You are currently browsing the monthly archive for September 2011.

Consciously or unconsciously, I have largely avoided the controversy concerning Ukrainian–particularly Ukrainian nationalist–participation in the Holocaust.  Two primary reasons for this are that there is still considerable debate about the issue even among historians, which makes me reluctant to speak definitively, and because much of the debate among non-historians, which is where I would fit in, is inane.  There is scant effort among non-academics (and sadly even among some academics) to determine the truth.  Rather, the WWII-era Ukrainian nationalist resistance is often branded, as it was by Soviet propaganda, a fascist, Nazi-collaborating band of barbarians.  There is no attempt to see the movement in its historical context, and any misdeed by a Ukrainian during the war is held as evidence of every Ukrainian’s attitude.  (To be fair, there are some defenders of the Organization of Ukrainian Nationalists and the Ukrainian Insurgent Army who deny any member of either group ever committed an atrocity, a statement that, if true, would make OUN-UPA the only armed group in history of which such a thing could be said.)

In short, I have been afraid to wade into the controversy, because it is fraught with bitterness and pain on both sides.  I have spent almost seven years now writing about Ukraine; I have my biases.  But I am not Ukrainian, nor am I Jewish.  I have been loathe to offend either group by proffering absolute pronouncements on their history.

I wrote about the issue recently, though, not here but in comments on two other blogs.  Even as I was commenting, I feared I was making a mistake.  The issue is delicate to begin with, and comments sections on the Internet tend to be where critical thinking and civility go to die.  To my surprise, the exchange that followed, while passionate, even heated at times, became a respectful, thoughtful conversation.

The conversation began when I read this post on Clarissa’s Blog.  I encourage you to read it in its entirety, but to sum up, the author was objecting to a piece on The Blog of Garnel Ironheart about the unhappiness among some Ukrainian-Canadians that the Holocaust is receiving greater attention than the Holodomor (Stalin’s genocidal famine of Ukrainians) in the new Canadian Museum of Human Rights.  Among Garnel Ironheart’s comments was the claim that “the Ukraine has an extensive history of Jew hatred.”  Clarissa condemned the post, commenting that she found it particularly objectionable as a Ukrainian Jew.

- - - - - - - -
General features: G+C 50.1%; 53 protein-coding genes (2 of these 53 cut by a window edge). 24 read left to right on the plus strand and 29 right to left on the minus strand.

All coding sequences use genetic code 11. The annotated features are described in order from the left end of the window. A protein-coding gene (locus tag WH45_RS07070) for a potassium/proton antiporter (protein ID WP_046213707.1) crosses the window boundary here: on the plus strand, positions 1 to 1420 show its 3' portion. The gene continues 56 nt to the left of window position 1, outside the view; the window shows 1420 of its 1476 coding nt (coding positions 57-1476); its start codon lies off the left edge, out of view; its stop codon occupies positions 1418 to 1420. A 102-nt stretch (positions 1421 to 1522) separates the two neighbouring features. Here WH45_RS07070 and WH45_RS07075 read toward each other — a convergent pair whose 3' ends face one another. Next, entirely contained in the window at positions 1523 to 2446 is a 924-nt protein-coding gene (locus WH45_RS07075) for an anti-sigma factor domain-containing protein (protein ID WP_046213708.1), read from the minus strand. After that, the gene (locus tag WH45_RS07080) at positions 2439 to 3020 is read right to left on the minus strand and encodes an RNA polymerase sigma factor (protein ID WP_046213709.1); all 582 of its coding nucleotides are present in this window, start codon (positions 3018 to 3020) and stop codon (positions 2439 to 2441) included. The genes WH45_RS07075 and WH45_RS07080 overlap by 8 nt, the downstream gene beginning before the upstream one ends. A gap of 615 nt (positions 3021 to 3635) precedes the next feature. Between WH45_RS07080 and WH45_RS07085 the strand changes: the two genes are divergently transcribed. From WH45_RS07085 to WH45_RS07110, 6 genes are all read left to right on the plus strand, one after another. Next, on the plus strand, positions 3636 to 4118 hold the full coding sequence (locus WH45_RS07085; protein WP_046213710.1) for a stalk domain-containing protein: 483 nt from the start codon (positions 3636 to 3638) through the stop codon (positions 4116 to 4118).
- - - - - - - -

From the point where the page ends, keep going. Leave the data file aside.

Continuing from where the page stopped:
On both blogs, I shared a quote from “The Anti-Imperial Choice: The Making of the Ukrainian Jew” by Yohanan Petrovsky-Shtern, in which Shtern describes the anti-Ukrainian sentiment that predominated in Israel.  Petrovsky-Shtern explains how Soviet efforts to stigmatize the Ukrainian nationalist movement led many Jews to equate Ukrainian nationalism with antisemitism.  Garnel Ironheart replied to my comment, and in the initial exchange we were both testy, as you can read in the comments section of the post to which I linked above.  But rather than follow whatever animosity was present, Garnel and I explained our points of view in somewhat greater detail.   I do not think it is necessary for me to summarize his views, because he can present them better than I, and they are available on his blog.  I expressed frustration that the Ukrainian nation is often judged by the worst actions of any Ukrainian during the war, and that efforts to explain–not condone–antisemitic attitudes in Eastern Europe during WWII (by noting the disproportionate Jewish membership in the Soviet NKVD secret police, for example) is often dismissed as antisemitic itself.

I am certain that Garnel and I have not reached significant agreements, but I am pleased that we conveyed strongly held views without resorting to the kinds of tactics that often pass for debate on the Internet.  The experience taught me that rather than leaving the most sensitive issues to ideologues, I might do better by saying my piece and by trying to understand how others arrive at their conclusions.